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Nicotinamide Mononucleotide (NMN) May Be the Miracle Cure for Aging

From Ponce de Leon and the Fountain of Youth to “miracle cures” for aging, the search for immortality is as old as humanity. As scientists delve deeper into our genetic code, more information has been revealed about cellular aging and death. While immortality is not possible, we have more ways than ever to delay the impact of aging. Nicotinamide mononucleotide (NMN), discovered in the 1960s, may be another key to prolonging life.

Key takeaways:

Nicotinamide mononucleotide (NMN) is a substance made by our bodies that are converted into nicotinamide adenine dinucleotide (NAD). NAD is required by all cells to provide energy and regulate critical survival functions. NAD cannot be readily absorbed into the body but must be synthesized from precursors like NMN, tryptophan, and nicotinamide. Unfortunately, over time, NMN and, subsequently, NAD levels decline as part of the aging process.

The role of NMN in the body

NMN, which is a derivative of vitamin B3 (niacin), controls several functions in the body. It is responsible for energy production and metabolism, cell growth, regulation of inflammation and response to oxidative stress, DNA repair, and gene expression.

Aging and NMN levels

With age, NMN is not produced at the same capacity as during youth. This age-related decrease in NMN occurs in all organ systems. There are several factors that may contribute to the decline in NMN with aging:

  • UV damage can trigger the enzyme poly ADP-ribose polymerase to repair DNA damage, which consumes large amounts of NAD and NMN.
  • To produce NMN, our body requires an enzyme called nicotinamide phosphoribosyltransferase (NAMPT), which levels and function decline as we age.
  • Dietary intake of niacin may decrease with age, which may limit the availability of NMN precursors.

Luckily, exercise and other lifestyle factors such as calorie restriction can boost the activity of NAMPT and consequently the production of NMN and NAD counteracting their age-related decline.

All cells in the body manufacture NMN, but this manufacturing decreases with age. NMN levels can also be increased by consuming certain foods. Foods that contain high levels of NMN include avocado, broccoli, cabbage, tomato, cucumber, and edamame. More studies must be conducted to provide minimum and maximum dose safety guidelines for NMN use. Studies are currently being conducted to determine if topical preparations can deliver NMN directly to skin cells.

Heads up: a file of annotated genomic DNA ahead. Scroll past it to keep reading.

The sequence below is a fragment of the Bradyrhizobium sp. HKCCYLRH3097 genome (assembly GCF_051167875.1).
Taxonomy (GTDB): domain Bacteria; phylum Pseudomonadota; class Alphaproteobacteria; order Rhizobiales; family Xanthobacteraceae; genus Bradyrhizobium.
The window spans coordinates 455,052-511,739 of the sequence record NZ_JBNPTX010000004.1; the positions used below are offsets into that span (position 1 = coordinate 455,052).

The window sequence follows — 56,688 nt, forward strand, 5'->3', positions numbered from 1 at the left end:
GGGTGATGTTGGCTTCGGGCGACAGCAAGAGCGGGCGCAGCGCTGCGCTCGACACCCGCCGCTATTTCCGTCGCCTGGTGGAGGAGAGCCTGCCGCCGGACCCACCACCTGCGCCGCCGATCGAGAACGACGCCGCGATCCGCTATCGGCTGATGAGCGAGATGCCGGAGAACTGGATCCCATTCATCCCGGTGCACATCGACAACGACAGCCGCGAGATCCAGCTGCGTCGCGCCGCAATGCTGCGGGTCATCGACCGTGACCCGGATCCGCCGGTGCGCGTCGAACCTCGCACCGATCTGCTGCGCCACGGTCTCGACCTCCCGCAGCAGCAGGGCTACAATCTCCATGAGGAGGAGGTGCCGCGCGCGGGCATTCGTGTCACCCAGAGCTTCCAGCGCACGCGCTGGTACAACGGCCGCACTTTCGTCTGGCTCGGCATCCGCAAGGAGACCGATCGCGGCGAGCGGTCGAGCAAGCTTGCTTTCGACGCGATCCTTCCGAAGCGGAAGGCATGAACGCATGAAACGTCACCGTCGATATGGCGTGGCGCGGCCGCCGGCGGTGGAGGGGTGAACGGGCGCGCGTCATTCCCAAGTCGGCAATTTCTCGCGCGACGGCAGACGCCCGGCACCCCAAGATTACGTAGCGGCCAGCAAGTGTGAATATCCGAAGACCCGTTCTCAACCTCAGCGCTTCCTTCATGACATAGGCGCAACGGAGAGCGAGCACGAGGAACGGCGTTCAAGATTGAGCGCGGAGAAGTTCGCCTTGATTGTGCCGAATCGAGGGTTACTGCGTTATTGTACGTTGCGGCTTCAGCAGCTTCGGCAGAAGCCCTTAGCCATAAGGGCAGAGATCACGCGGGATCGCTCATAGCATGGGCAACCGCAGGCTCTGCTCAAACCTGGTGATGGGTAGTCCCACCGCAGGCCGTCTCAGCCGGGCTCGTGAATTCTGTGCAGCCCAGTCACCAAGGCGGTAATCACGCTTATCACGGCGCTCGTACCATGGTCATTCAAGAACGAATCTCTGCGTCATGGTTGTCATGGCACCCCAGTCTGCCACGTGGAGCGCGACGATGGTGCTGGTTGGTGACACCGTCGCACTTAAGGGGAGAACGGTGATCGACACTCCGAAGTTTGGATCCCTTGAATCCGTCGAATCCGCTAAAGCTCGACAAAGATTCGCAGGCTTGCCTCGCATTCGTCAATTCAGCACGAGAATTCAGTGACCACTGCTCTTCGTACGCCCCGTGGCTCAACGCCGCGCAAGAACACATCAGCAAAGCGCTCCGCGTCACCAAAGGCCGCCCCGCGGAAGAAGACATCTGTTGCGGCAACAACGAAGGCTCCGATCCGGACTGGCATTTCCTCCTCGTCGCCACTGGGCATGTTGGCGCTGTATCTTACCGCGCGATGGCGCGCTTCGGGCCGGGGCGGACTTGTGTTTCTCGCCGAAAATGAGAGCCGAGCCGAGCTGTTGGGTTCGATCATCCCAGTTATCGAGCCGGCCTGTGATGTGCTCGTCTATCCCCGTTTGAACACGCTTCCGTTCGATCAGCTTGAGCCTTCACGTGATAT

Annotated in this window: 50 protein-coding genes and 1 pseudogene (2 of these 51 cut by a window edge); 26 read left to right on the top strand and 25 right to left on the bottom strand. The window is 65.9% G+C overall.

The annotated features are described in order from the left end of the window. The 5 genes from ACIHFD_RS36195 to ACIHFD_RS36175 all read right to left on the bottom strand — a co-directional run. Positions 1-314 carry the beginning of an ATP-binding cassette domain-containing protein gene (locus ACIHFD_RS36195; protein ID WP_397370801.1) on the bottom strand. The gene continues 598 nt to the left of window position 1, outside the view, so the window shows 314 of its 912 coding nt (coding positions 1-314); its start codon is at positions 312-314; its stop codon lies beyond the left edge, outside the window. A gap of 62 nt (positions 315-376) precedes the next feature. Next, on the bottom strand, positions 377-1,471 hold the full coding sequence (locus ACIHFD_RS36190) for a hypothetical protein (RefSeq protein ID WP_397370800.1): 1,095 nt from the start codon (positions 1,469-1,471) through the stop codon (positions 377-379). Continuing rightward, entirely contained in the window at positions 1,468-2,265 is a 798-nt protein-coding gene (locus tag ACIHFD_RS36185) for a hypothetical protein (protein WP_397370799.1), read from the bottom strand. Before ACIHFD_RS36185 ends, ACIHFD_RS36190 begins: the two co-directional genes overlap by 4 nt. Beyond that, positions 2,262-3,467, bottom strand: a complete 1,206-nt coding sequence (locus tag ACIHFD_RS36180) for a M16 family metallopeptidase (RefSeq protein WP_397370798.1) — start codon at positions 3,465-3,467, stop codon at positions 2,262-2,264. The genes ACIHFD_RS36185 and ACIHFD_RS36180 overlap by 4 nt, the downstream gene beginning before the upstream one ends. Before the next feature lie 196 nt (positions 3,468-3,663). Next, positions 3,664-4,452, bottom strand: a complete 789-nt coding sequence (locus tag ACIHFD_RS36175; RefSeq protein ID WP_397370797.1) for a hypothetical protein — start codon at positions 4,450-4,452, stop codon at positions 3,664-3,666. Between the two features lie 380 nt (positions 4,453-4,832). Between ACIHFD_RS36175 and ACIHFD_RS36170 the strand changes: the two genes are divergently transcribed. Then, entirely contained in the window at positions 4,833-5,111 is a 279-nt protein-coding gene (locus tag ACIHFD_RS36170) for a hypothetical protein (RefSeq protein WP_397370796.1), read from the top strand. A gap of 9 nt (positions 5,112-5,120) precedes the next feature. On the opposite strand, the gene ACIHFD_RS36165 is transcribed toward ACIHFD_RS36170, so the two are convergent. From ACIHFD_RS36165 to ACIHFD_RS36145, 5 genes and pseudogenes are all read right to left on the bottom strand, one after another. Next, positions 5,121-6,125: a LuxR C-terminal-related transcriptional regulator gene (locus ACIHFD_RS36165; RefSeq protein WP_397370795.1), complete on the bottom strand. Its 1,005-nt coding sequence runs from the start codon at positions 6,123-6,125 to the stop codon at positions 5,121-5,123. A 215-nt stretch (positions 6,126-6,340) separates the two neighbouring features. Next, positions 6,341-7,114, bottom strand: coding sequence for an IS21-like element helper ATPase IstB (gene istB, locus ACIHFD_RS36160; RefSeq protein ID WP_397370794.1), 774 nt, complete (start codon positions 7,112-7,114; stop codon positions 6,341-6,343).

Benefits of NMN

Animal models have demonstrated the health benefits of NMN across several organ systems. Some potential benefits include:

  • Contribution to cancer prevention by repairing damaged DNA
  • Help protecting brain cells from damage
  • Ameliorating arterial damage
  • Regulating insulin sensitivity
  • Increasing muscle strength and endurance
  • Protecting cells from UV damage

NMN and UV damage

UV light is the number one cause of premature skin aging. NMN is a powerful antioxidant that may scavenge up free radicals.

Studies in animals suggest that NMN may help reduce free radicals produced by the sun that attack our cells and destroy our collagen and elastin. Collagen and elastin destruction leads to wrinkles and sagging skin.

Inconclusive is the evidence around NMN for cancer protection. On one hand, some animal studies suggest that NMN may help repair the damage that UV light causes to our DNA, which may lead to skin cancer formation. On the other hand, other studies indicate that NAD-booster such as NMN may increase the risk of certain cancers in mice.

Side effects and dosing

There are few reported side effects associated with NMN supplementation in human studies, and those that have been reported are generally mild. Most studies use doses ranging from 250 mg to 1,500 mg per day, with some studies using even higher doses. Some possible side effects of taking NMN may include:

  • Gastrointestinal symptoms such as nausea, diarrhea, or abdominal discomfort
  • Dizziness or lightheadedness
  • Headaches
  • Insomnia or difficulty sleeping
  • Changes in blood pressure or heart rate

In summary, it is unclear whether the potential benefits of NMN or other NAD-boosting supplements outweigh the potential risks. Someday, these compounds may prove useful for treating very specific diseases, but when it comes to general use for longevity, the evidence supporting their anti-aging benefits is too unconvincing.


Please be aware that from the fall of 2022 NMN is under an investigation as a potential new drug by the FDA. That puts the legality of the product as a dietary supplement in question. It’s a complicated situation that’s not yet solved. However, it is important to note that since we are not a manufacturer or retailer, we do not take any responsibility for the availability of the product as a dietary supplement after having lost its dietary ingredient status.

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Comments

James
prefix 1 year ago
This has been made illegal by the FDA now so big pharma can have a go at it. Look into it. The same guy who discovered it is also responsible for the study that determined it to be banned. Davis Sinclair. The studio is available on FDA website.